I've heard that having renovations done is hell and now I can vouch for that first-hand. And not a tool has even been switched on yet. In fact, the builders haven't even been chosen. And that's the problem.
I got halfway through The God Delusion last month but haven't been moved to pick it up again (and now co-parent is reading it - and being equally amused/irritated by Richard Dawkins.) Although I saw a few holes in it (his obsession with rationality and evidence would preclude something like psychoanalysis, I suspect), I have to admit that Dawkins has raised my consciousness as an atheist - though I'm not sure I wanted that raised consciousness.
One of my whinges about the contemporary world is that I happily spent the past 30 or so years hardly giving a thought to religion but now I'm almost forced by certain political realities to dwell on it. Although I've called myself an atheist since I was 18 (and been one since I was 16), I'm a little bemused by things like this - both the drawing and the 'creed' in response.
Neil Aspinall, the real “fifth Beatle” has died at 66 - of lung cancer. Aspinall rarely spoke publicly about the four Beatles, but he did tell this story of how he met George Harrison:
My first encounter with George,” Aspinall remembered, “was behind the school air-raid shelters. This great mass of shaggy hair loomed up and an out-of-breath voice requested a quick drag of my Woodbine. It was one of the first cigarettes either of us had smoked. We spluttered our way through it bravely but gleefully.
George also died of lung cancer, at 58.
A friend of mine’s brother recently died of lung cancer, aged 60. Another friend of a friend is dying of the same disease.
I can’t help but think that as I move up in my fifties, these stories will get closer and closer. I have friends who have smoked for 30 or more years now. When we were younger, we could postpone the idea of the threat of lung cancer. I suspect it’s going to get increasingly more difficult to do that.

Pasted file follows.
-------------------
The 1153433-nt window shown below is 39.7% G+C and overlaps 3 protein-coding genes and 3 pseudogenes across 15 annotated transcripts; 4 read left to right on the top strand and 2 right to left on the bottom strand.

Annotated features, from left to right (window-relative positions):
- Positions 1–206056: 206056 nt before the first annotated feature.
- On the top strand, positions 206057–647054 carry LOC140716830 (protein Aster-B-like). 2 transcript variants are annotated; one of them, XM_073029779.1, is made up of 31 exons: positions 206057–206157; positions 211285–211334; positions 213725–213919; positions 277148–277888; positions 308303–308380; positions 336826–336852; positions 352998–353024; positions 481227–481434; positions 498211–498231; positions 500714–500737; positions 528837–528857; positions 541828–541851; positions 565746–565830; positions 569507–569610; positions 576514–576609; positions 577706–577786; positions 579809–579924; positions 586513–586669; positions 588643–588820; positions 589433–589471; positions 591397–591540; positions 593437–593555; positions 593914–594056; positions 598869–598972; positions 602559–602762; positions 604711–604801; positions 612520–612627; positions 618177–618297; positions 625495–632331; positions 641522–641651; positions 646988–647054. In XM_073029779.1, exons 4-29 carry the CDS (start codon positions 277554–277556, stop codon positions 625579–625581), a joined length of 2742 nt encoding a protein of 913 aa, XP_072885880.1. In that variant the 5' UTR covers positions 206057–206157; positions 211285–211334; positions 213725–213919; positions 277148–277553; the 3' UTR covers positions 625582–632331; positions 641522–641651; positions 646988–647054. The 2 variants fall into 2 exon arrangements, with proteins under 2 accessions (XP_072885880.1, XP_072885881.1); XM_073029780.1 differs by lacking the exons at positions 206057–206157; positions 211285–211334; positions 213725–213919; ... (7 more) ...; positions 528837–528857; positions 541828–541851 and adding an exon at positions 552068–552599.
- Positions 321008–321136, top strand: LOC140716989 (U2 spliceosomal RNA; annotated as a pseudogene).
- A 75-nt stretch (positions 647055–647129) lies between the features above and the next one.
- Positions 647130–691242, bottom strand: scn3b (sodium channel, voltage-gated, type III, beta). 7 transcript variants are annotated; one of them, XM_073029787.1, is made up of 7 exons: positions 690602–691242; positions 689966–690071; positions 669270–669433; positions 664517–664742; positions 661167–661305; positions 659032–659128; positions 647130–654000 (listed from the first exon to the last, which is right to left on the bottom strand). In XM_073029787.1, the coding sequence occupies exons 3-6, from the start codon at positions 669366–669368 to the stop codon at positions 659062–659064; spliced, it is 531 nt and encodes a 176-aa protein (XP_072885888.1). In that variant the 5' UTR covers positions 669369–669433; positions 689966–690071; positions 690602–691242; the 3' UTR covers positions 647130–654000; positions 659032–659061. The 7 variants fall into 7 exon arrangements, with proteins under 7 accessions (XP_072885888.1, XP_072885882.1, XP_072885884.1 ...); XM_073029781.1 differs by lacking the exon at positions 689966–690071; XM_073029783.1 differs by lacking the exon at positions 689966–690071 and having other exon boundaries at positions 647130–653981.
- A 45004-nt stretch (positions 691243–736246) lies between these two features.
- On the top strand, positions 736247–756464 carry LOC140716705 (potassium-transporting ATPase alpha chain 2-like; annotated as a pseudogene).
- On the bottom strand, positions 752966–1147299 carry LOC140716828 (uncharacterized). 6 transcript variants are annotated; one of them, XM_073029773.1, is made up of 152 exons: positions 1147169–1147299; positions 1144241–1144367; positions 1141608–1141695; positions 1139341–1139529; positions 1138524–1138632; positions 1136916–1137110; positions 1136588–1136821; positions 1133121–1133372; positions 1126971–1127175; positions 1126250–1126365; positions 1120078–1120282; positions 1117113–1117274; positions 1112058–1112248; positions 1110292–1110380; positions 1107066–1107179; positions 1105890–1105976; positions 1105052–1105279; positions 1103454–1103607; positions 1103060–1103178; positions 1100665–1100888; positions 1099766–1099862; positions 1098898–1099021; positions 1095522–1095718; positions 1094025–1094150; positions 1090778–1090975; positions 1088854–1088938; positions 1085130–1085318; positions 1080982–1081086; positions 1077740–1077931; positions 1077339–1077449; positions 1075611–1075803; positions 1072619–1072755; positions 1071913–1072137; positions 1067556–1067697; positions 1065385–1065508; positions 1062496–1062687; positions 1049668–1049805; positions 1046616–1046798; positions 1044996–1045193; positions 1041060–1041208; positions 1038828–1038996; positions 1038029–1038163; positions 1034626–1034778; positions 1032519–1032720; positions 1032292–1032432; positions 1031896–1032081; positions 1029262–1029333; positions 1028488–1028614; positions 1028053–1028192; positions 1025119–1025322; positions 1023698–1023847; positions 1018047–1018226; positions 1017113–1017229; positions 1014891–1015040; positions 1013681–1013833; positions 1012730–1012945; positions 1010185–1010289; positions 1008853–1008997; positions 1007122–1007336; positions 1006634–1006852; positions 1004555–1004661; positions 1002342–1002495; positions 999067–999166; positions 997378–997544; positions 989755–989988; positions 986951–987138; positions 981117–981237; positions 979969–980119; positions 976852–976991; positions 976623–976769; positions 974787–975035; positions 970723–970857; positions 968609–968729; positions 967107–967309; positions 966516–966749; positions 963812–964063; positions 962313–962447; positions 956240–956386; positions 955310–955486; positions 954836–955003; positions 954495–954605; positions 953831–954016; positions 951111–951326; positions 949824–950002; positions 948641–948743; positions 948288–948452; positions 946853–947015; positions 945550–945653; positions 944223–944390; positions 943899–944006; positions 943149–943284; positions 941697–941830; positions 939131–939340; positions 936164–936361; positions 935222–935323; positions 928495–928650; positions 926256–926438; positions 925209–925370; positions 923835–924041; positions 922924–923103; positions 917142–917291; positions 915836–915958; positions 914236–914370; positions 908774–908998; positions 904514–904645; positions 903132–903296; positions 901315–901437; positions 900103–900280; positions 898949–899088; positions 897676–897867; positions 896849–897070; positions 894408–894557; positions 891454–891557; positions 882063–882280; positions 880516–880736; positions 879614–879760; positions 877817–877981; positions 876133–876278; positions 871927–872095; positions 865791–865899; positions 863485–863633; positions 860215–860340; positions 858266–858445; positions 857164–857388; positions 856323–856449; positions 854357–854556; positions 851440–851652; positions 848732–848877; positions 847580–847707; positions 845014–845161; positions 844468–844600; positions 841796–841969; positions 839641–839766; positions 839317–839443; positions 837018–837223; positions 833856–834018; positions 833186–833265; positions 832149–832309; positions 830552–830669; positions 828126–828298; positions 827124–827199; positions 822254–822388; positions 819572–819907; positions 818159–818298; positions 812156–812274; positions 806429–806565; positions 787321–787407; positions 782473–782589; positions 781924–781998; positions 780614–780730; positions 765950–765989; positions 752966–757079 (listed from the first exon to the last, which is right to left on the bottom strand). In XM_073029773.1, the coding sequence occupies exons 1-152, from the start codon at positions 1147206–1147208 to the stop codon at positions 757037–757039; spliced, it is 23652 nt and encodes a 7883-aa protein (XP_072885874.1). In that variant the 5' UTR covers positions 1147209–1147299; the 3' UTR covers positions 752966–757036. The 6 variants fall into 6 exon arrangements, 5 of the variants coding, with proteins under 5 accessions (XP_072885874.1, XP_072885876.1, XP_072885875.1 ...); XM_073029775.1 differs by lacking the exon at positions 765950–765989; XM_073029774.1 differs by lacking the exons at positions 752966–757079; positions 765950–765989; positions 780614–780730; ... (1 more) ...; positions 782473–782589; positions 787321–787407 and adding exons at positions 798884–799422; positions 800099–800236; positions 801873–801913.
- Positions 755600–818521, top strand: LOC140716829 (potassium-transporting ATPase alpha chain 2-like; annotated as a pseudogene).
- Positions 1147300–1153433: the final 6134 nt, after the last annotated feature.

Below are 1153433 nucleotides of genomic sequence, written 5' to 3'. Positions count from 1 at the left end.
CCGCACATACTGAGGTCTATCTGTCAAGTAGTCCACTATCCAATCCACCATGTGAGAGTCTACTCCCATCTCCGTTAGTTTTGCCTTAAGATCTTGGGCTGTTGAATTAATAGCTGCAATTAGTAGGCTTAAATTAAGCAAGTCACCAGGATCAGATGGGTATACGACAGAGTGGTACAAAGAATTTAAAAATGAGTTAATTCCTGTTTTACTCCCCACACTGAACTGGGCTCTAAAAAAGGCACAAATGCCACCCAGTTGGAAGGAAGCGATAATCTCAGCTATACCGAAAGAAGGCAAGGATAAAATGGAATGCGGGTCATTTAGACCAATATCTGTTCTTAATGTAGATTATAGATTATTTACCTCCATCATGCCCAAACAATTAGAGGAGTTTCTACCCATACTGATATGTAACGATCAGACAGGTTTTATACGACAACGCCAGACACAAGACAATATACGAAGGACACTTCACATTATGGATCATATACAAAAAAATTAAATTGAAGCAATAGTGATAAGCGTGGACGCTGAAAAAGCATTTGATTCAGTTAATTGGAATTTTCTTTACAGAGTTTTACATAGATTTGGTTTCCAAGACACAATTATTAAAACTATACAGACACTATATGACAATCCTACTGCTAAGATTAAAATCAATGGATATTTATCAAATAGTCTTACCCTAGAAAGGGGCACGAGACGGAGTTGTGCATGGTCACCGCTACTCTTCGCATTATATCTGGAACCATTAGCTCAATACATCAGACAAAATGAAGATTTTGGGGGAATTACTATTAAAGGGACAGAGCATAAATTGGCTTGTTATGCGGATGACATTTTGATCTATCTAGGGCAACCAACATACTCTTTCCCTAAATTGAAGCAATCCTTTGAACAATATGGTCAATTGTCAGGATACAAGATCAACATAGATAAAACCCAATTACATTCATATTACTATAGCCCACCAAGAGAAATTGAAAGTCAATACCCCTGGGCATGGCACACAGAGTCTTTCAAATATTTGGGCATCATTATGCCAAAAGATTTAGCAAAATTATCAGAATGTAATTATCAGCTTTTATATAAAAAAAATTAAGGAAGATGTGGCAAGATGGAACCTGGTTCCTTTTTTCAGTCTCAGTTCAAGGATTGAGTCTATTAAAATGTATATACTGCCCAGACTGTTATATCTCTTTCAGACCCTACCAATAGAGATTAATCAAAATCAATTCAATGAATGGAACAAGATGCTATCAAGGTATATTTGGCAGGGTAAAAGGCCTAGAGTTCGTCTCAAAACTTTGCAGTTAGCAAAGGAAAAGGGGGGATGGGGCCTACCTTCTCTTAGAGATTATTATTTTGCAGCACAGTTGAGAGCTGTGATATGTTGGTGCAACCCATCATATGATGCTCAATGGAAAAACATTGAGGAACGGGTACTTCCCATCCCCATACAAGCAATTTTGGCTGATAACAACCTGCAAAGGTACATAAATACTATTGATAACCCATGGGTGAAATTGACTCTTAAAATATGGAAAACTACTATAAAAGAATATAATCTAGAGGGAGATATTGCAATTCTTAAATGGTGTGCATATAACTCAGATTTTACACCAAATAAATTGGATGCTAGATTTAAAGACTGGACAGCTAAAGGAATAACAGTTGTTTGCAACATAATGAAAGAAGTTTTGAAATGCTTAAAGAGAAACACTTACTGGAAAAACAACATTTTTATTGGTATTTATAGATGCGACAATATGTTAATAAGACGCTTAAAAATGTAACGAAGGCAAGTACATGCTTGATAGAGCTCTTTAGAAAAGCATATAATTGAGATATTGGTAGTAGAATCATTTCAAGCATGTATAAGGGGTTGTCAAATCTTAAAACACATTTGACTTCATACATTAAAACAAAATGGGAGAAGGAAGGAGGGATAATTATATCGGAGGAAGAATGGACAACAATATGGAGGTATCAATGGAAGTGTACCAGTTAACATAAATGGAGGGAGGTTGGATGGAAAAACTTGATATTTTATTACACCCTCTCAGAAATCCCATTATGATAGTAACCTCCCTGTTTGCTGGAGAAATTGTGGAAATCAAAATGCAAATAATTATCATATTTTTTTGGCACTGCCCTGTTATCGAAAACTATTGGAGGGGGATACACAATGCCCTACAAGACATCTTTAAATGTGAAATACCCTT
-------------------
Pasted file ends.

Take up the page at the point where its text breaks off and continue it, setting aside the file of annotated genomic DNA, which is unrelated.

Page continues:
I didn't know that it would be performed in many languages besides English, so when the first actors began to talk in Hindi or Bengali, I felt slightly apprehensive - and I thought I noticed the same note of tension run through the audience. (I'd rung for tickets at the last minute after a friend sent an email about it - but she hadn't mentioned the languages and I hadn't read about it.) The tension might also have arisen from the not-so-good acoustics combined with the strong Indian accents of those actors speaking in English. So even the English parts were at times hard to understand.
But who cares? I studied Midsummer Dream at school and found it tedious - rather forced humour. Yet this production, with its colour and vigour, went way beyond that. Listening to someone declaim in Tamil was remarkably similar to listening to them declaim in English. It almost didn't matter that you couldn't understand individual words. It was beautiful anyway.
There's good news and there's bad news on the root canal front - but the good only makes sense if I fill you in on what happened after the first treatment: which is that my tooth continued to react strongly to cold (one of the main symptoms which had brought me to the endodontist's chair in the first place).